Argentina vs Croatia: Can the Albiceleste penetrate the ‘best midfield in the world’?

831 players, 32 teams and (sometimes) four games a day – after the World Cup it can be a bit overwhelming. For the next month, The Indian Express is cutting through the clutter, choosing the biggest storyline of the day every morning.

Showcase game
Argentina vs Croatia (semi-final)
12.30pm (Tuesday), Lusail Stadium

Croatia has no direct scoring opportunities. They don’t have a bold frontline capable of creating something out of nothing, nor a world-class striker. They have not shown exceptional ability to create from wide, nor have they shown any reliability from set pieces.

Yet none of their opponents at this year’s FIFA World Cup found pleasure in playing against them. Not even massive pre-tournament favorites Brazil, who were frustrated in a 1-1 draw and defeated on penalties in the quarter-final.

Brazil’s intricate attacking play is full of flair, but couldn’t hurt the Croatian engine. On the face of it, it was a heroically resilient performance. Goalkeeper Dominik Livakovic made 11 saves. They isolated Casemiro in midfield and ensured the ball never reached Vinicius Jr on the left wing by pressing the left side of the defense high up the pitch, both fragments of coach Zlatko Dalic’s clever game management. But Dalic had a different take on why his party was able to get upset.

“I have said several times that Croatia has the best midfield in the world,” he said after the game. “I believe the midfield is the best part of our team, they (kept) possession and blocked our opponents.”

The effectiveness of this Croatian team depends on the performance of the midfield triangle of Marcelo Brozovic, Mateo Kovacic and Luka Modric. They prevent the opponent from creating chances, but not by going deep and making heroic challenges and interventions, but simply by keeping them off the ball.

The trio struggle for possession, not to create pressure and consistent attacking threat, but simply to control the pace. Whatever the outcome, Croatia’s midfield ensures that play is played at Croatia’s pace, even against a team as talented as Brazil. Unlike most other possession-based teams, holding the ball is more of a defensive tool than an offense.

According to FIFA statistics, possession between the two teams was exactly evenly distributed in the quarterfinals. Croatia had 131 receptions between midfield and defence, as opposed to Brazil’s 111, meaning that despite Brazil creating more chances, Croatia managed to get around midfield on 20 more occasions.

The opponents can create chances through bursts of ingenuity – you’d struggle to find an outburst better than Neymar’s goal in extra time – but not through constant pressure, or outsmarting them in midfield to be finished. Croatia are comfortable playing in the middle third of the pitch for the entire match, refusing to give up possession or territory.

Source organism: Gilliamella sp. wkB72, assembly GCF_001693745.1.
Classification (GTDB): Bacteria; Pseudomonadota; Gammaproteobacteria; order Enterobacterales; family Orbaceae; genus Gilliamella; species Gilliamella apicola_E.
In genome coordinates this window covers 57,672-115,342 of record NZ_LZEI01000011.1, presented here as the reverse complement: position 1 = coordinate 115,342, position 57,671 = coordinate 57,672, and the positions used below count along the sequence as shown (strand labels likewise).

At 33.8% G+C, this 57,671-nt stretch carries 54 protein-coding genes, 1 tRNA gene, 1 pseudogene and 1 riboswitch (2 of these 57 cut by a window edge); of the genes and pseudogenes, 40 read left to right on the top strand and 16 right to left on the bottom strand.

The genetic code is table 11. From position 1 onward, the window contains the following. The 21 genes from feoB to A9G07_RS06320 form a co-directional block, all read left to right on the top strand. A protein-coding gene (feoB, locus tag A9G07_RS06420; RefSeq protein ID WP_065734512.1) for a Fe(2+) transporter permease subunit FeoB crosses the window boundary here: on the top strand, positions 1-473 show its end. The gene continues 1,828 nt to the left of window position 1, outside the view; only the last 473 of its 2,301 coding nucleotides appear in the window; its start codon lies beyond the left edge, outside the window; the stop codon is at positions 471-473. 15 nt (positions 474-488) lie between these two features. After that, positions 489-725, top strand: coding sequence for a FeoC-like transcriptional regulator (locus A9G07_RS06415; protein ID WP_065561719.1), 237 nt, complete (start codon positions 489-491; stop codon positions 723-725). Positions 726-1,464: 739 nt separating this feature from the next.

The midfield trio doesn’t flaunt rabid athleticism, but pure technique and balance. Brozovic plays the deepest role, combining play between defense and attack by keeping the team working through short passes, positioning himself to intercept balls that try to get around midfield. Kovacic plays a little further forward, with an appreciation for space like few others playing in his position, always on the half turn able to resist dribbling pressure and move the ball from midfield to attack.

And then there is Luka Modric. The winner of the Ballon D’or 2018 is one of the best technicians of his generation. The game seems to play out perfectly in his mind, dropping deep to receive the ball and taking the sting out of an opponent’s attack by keeping possession, advancing by beating a man or two and shooting perfect passes, allowing hitting from long range, making late runs into the box. Always active, never out of place.

Their weakness is that, despite all the control in midfield, they don’t have the individual talent to threaten forward. Instead they play the waiting game, dictating the pace, waiting for the right chance, saving energy for extra time, converting all their penalties. Eight of their last nine tournament matches have lasted longer than 90 minutes, they have lost only one: the 2018 World Cup final against France.

Next up is Argentina, who made their own midfield swap mid-tournament by dropping Enzo Fernandez in the middle of the park to exert more control, and unlike Brazil, they will match Croatia man-for-man in midfield . They have improved game after game and look more settled than they did at the start of the tournament.

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However, much of their attacking play relied on Lionel Messi for individual moments of inspiration, and he delivered. The big question is, with Croatia’s ability to frustrate their opposition through midfield, will that be enough?

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